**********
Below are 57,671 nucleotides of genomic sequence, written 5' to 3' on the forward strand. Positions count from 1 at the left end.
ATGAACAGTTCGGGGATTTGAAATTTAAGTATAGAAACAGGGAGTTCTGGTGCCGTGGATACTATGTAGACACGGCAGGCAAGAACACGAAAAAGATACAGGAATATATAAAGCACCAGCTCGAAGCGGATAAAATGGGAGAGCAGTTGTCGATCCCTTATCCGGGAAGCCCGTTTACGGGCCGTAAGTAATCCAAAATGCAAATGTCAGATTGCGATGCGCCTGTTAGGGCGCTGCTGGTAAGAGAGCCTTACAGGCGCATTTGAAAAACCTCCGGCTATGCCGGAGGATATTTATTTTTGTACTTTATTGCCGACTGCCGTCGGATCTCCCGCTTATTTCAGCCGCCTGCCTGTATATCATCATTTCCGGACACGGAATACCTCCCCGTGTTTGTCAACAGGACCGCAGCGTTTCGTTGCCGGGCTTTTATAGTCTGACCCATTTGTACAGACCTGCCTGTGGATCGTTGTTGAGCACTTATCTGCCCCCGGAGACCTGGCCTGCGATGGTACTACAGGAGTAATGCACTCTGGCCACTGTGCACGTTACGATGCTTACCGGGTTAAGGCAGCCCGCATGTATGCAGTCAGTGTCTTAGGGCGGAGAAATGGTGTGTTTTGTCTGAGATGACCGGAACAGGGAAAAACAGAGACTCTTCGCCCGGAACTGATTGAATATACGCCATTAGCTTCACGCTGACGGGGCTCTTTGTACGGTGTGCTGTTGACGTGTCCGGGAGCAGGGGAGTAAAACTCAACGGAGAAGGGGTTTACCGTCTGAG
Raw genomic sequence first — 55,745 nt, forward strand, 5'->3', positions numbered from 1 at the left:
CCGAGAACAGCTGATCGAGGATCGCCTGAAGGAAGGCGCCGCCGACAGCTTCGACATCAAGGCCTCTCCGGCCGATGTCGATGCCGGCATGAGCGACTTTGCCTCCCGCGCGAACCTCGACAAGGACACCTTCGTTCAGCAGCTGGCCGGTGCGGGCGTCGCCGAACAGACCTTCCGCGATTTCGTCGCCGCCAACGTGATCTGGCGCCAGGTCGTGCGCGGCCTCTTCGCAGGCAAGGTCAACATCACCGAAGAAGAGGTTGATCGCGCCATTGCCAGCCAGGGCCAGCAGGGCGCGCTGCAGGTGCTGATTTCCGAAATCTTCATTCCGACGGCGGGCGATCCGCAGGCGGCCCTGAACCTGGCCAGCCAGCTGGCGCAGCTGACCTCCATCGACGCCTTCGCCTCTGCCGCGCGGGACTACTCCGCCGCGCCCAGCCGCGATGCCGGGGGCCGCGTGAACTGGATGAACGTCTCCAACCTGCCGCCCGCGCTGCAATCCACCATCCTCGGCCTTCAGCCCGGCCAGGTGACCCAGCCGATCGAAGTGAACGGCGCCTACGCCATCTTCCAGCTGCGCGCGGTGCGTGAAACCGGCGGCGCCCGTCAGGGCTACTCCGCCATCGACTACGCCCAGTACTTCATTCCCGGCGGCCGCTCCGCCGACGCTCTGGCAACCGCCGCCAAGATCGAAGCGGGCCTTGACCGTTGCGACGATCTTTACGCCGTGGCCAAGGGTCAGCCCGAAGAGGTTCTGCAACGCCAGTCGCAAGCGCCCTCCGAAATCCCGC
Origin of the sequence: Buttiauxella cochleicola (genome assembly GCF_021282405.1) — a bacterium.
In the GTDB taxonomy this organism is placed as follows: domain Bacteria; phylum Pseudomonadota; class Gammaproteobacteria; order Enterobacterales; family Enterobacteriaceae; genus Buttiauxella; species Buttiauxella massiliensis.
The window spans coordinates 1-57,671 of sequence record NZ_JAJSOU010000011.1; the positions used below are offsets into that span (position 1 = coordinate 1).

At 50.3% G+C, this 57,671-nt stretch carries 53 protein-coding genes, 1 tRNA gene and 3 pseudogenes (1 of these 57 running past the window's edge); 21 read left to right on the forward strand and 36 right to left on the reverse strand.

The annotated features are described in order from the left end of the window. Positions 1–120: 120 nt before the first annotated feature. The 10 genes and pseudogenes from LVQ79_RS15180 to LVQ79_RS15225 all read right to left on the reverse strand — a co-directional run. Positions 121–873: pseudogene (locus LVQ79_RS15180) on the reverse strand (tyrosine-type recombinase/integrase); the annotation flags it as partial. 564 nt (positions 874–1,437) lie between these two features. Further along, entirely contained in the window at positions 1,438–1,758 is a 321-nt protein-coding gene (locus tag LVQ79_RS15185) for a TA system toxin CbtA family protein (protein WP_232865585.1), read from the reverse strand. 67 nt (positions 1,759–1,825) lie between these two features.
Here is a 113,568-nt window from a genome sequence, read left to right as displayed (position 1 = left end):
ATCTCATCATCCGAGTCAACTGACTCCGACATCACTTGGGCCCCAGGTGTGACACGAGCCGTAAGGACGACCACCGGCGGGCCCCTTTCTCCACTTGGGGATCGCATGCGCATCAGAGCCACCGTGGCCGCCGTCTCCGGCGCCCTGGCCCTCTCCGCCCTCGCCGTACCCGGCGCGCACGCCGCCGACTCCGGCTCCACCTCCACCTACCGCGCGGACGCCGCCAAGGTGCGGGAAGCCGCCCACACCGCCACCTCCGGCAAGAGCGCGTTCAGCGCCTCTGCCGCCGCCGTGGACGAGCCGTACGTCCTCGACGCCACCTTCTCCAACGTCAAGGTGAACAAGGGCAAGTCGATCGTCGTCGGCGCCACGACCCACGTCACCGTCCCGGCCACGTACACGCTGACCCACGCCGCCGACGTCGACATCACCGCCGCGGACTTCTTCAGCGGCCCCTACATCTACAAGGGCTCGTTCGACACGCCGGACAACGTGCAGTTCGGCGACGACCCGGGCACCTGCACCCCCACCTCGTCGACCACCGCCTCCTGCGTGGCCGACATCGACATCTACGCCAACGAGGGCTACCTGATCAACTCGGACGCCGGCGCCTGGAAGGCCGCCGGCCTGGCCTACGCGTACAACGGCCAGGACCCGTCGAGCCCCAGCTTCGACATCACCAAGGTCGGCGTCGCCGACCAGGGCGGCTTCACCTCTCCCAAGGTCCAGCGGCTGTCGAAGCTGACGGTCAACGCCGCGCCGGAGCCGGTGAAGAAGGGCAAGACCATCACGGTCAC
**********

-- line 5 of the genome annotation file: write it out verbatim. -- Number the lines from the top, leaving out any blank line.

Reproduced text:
Origin of the sequence: Buttiauxella cochleicola (genome assembly GCF_021282405.1) — a bacterium.